What is Public History?

A few weeks ago, I was attending an optional Digital History class and someone there asked if a teacher was a public historian.  At the time, I said that teachers were not public historians.  I said this for two reasons.  First, in my Public History Seminar, pre-collegiate social studies teachers are not in the definition of the class.  If you look at all of the assigned books and readings, not one mentions the role of a pre-collegiate history teacher in a classroom setting.  Due to that, I then became determined to discover a reason that teachers are not public historians.  This mission of discovery led me to my second reason that excludes teachers, in which I mistakenly concluded that teachers don’t contribute anything “new” to the field.  I have since revised my thoughts on the matter, but I am now more in-tune with why teachers are different from public historians.

The difference, in essence, is derived not from the teacher’s contribution to the field, but from the audience.  Teachers most certainly do contribute to the field.  Each day, they present a wide range of primary resources, provide tools for analyzing them, and ultimately contributing to the memory of past events.  Just the act of creating memory and a narrative for an audience is an act of public history.  But the difference lies in the audience.  Typically, public historians either work for an agency or are hired as a freelance.  Regardless of where or when they work, the public historian is working for their audience.  They have to market either their skills or interpretations to attract clients.  For the social studies teacher, it is much different.  Aside from having to apply for the job and interview, the clientele is compulsory.  I bet there are many, if not all, directors of museums or historic houses who would love a compulsory crowd.

This does not mean that a social studies teacher does not use the same tools as a public historian.  Really, if you think about it a public historian and a social studies teacher are very similar.  They both are professionals whom wear many hats.  As a teacher, one has to be a researcher, administrator, editor, archivist, web designer, and much more.  Both positions also require and encourage team work and collaboration.  From my experience, the training of both focus on many similar concepts such as being inclusive, inventive, democratic, interdisciplinary, scholarly, informed, forward-thinking, and civic minded.  This is only a sample of the similarities.  Also, both professions are involved with educating, creating discussion, and promoting analysis.  So now the question becomes, what is public history?  And, who are public historians?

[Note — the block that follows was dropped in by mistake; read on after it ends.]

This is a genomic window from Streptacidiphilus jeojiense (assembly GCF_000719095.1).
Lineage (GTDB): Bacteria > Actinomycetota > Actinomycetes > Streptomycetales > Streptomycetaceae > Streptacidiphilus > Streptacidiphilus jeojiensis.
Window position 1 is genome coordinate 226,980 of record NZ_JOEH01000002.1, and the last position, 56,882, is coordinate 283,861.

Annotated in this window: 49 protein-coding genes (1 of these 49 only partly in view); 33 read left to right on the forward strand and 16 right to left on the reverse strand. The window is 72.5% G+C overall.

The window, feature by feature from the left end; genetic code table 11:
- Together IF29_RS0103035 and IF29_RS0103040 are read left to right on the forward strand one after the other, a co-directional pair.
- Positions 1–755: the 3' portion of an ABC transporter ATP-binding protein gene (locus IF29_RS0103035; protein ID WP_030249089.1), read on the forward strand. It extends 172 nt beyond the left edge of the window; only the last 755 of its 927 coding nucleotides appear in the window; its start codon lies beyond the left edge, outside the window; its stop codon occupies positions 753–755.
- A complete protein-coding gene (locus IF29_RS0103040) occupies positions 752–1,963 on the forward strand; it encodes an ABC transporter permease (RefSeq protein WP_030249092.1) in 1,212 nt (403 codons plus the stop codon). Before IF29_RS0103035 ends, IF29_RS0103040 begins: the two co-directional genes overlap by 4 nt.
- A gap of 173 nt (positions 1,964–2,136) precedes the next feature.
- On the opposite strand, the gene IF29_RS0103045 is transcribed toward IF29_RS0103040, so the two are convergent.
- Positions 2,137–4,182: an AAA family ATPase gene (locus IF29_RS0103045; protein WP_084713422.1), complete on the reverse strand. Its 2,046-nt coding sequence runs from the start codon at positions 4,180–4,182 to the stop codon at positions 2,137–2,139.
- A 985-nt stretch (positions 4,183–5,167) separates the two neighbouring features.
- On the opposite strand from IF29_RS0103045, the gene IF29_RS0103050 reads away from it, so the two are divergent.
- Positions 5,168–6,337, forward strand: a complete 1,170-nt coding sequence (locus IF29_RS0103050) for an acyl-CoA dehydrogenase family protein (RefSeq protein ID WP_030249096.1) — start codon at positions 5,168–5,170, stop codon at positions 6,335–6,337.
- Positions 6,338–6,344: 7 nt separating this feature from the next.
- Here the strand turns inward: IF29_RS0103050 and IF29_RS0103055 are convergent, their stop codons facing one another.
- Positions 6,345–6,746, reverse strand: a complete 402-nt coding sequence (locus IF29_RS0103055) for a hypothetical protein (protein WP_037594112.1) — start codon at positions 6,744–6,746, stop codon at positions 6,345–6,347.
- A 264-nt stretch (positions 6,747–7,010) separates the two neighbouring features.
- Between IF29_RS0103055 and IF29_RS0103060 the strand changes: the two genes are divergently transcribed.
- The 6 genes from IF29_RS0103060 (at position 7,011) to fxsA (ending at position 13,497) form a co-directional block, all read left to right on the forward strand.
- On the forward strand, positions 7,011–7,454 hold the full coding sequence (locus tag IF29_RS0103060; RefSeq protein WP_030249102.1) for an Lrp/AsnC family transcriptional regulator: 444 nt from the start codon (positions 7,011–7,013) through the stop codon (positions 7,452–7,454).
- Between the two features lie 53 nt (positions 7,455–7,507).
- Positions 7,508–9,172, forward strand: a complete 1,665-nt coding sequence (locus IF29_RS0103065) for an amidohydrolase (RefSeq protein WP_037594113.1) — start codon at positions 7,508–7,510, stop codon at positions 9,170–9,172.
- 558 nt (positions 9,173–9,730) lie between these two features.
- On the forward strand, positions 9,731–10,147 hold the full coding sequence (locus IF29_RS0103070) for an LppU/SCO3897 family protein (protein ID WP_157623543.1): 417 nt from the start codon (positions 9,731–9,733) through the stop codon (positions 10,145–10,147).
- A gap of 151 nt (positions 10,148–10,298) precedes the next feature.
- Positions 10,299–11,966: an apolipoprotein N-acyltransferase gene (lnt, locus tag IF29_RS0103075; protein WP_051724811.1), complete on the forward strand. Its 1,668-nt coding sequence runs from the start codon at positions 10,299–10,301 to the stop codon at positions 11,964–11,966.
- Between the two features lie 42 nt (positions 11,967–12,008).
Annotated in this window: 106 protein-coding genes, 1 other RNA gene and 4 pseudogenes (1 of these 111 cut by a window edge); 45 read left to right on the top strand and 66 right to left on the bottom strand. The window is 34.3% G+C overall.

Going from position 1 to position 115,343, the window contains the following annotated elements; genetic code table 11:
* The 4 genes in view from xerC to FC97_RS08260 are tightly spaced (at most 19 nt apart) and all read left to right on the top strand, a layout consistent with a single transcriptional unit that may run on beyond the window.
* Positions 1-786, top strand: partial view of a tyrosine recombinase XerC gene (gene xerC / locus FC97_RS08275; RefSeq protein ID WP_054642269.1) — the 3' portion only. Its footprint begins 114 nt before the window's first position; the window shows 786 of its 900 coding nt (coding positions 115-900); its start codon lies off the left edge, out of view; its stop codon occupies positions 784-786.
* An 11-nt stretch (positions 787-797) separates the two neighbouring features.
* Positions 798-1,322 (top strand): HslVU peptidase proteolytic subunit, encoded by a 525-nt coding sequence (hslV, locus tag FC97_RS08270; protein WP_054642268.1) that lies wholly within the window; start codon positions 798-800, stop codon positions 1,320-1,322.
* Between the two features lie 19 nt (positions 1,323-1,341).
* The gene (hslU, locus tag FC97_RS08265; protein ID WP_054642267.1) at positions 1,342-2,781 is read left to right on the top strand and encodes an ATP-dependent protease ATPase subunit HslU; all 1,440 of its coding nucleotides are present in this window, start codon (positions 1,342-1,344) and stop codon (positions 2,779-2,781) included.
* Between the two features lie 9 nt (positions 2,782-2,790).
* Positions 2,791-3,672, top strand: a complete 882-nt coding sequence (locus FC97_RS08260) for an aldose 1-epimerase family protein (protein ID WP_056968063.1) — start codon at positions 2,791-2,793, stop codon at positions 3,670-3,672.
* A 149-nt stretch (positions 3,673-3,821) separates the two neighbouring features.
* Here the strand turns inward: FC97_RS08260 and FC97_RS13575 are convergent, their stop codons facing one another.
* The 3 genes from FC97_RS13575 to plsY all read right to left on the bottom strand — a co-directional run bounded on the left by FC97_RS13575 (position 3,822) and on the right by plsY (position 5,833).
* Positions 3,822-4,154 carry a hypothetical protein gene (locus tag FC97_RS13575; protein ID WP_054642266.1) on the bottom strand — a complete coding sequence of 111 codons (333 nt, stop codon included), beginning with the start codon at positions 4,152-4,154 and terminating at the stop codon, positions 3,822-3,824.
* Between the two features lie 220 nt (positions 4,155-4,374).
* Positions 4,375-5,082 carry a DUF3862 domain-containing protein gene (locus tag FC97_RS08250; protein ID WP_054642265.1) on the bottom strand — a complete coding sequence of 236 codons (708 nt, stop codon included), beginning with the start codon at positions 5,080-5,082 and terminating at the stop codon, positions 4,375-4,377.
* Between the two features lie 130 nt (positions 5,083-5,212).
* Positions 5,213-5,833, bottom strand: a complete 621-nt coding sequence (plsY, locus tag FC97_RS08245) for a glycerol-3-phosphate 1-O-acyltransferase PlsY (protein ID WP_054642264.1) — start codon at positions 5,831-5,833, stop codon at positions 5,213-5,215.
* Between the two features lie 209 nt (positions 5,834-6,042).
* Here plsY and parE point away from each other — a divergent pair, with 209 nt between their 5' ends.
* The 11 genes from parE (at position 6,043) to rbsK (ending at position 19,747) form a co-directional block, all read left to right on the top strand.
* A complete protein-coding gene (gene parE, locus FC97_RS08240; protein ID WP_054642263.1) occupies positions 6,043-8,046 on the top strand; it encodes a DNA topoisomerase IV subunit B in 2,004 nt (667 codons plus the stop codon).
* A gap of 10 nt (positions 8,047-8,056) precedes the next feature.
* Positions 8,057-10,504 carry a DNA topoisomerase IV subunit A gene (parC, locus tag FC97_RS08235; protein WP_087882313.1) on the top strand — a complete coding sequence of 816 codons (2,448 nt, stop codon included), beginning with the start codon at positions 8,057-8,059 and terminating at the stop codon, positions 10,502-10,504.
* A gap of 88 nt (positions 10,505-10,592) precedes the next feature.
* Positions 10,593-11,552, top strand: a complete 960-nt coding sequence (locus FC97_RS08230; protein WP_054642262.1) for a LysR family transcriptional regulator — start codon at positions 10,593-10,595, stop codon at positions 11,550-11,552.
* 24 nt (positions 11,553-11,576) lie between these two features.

Defining public history is no easy task.  In fact, there is little consensus even among public historians themselves.  J. D. Bowers, of Northern Illinois University describes public historians as a “historian in the middle,” acting as a sort of mediator between academic historians and the public.  Denise Meringolo likens a public historian to a community organizer with the training of a historian.  Jane Becke, however, indicates that the profession is a “part of a broad range of humanities, scholarship and practice.”  The most difficult, and frustrating, part of selecting an appropriate definition for the field is that each of the three mentioned above are all right in their own way.  In my estimation, public history is a progressive field where historians utilize research to make insightful and accessible contributions to a public audience.

This was not my first definition of Public History.  My original definition was too narrow, focusing on employment and the human experience rather than accessibility to a public audience.  After developing my original definition, I searched for other definitions and came across the National Council of Public History (NCPH) website, which had a page describing the ongoing discussion surrounding the definition of Public History.  NCPH defines public history as “a movement, methodology, and approach that promotes the collaborative study and practice of history; its practitioners embrace a mission to make their special insights accessible and useful to the public.”  Along with this definition there are two responses expressing the ideas presented above.  Essentially, I was pleased to find that my description of public history was not that far off from what other professionals in the field have been discussing.

Another time, I will have to describe my reasoning  for my definition of public history, but now it is time to end this post.  Just remember, when you think about public history, it is a broad and developing field.  The evidence of such is in the many different definitions that exist.

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